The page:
Retail chains know smartphone-toting consumers use stores as showrooms. Rather than fight the trend, many seek to turn the web to their advantage.
Kevin Woodward , Senior Editor
Showrooming has become the new dirty word for executives at retail chains. It refers to the practice of consumers going into bricks-and-mortar stores to examine, touch and try on products and then—often after checking their smartphones to find the best price—buying the product online.
Target Corp. brought the issue into the open in January when it sent a letter to major suppliers asking for help in combating the showrooming phenomenon. While recognizing that consumers will always seek the best price, the letter from Target president and CEO Gregg Steinhafel and executive vice president of merchandising Kathee Tesija went on to say, "What we aren't willing to do is let online-only retailers use our bricks-and-mortar stores as a showroom for their products and undercut our prices."
The Target executives asked suppliers to provide Target with reduced prices and exclusive goods, so that consumers would not be able to find the same product at a lower price on the web. The Target letter did not mention Amazon.com Inc. by name. But the Target executives were surely aware of the furor Amazon caused a month earlier when it encouraged consumers to use its free Price Check mobile app by offering an additional $5 off the Amazon price after a shopper uses the app to scan a product's bar code, presumably in a store.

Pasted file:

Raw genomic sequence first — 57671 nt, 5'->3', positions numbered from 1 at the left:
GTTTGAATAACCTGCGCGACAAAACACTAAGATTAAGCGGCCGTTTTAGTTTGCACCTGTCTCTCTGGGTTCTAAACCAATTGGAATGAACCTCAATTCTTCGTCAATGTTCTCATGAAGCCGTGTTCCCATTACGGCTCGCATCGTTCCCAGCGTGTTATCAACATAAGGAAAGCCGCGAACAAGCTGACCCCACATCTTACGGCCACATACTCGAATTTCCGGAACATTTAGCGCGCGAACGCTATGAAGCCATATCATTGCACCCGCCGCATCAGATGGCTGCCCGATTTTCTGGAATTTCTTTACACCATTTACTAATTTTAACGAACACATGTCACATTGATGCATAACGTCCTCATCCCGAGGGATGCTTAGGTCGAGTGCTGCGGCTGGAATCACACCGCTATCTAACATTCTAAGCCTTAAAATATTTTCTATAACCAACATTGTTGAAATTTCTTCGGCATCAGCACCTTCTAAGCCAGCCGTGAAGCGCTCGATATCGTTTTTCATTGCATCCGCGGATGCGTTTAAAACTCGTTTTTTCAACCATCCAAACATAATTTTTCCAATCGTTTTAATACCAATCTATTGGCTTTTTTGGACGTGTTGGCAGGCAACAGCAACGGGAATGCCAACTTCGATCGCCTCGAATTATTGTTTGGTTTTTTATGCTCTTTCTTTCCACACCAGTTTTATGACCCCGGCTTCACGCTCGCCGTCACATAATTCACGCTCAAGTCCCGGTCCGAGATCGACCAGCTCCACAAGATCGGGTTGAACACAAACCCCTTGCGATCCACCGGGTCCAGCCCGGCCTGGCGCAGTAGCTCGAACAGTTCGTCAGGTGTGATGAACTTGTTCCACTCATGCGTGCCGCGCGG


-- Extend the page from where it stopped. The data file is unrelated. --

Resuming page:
That kind of in-store price checking on a smartphone seems sure to increase, as more consumers buy web-enabled mobile phones. In February, 46% of U.S. adults owned smartphones, an increase of 11 percentage points from May 2011, just nine months earlier, according to the Pew Research Center's Internet & American Life Project. And they're using those phones to shop: 40% of smartphone and tablet owners say they use their devices to check prices while in stores and 36% use them to read product reviews, according to a survey released this year by Prosper Mobile Insights, a mobile commerce technology firm.
How can bricks-and-mortar stores compete when consumers can instantly see the lowest prices online? Several are finding ways to turn the Internet to their advantage. They include big retail chains that are equipping store employees with web-enabled devices that let them locate and sell the retailer's full range of products, and some smaller retailers taking advantage of mobile marketing programs to introduce themselves to shoppers who live near their stores but may never have heard of them.
An example of a big retail chain embracing the web is Sears Holdings Corp., which last fall began offering free Wi-Fi in some of its stores, and equipped some employees with iPad and iPod Touch devices. Associates are able to help customers check available inventory, order products online, and access product information and videos, Sears says.
In the time since, Sears says the program has worked well, though it would not share any data about how the innovations have impacted sales. "Rather than waiting for access to a computer, associates are able to look things up on the spot, making their time—and customers' time—much more efficient," says Deidra Merriwether, senior vice president and president, retail services.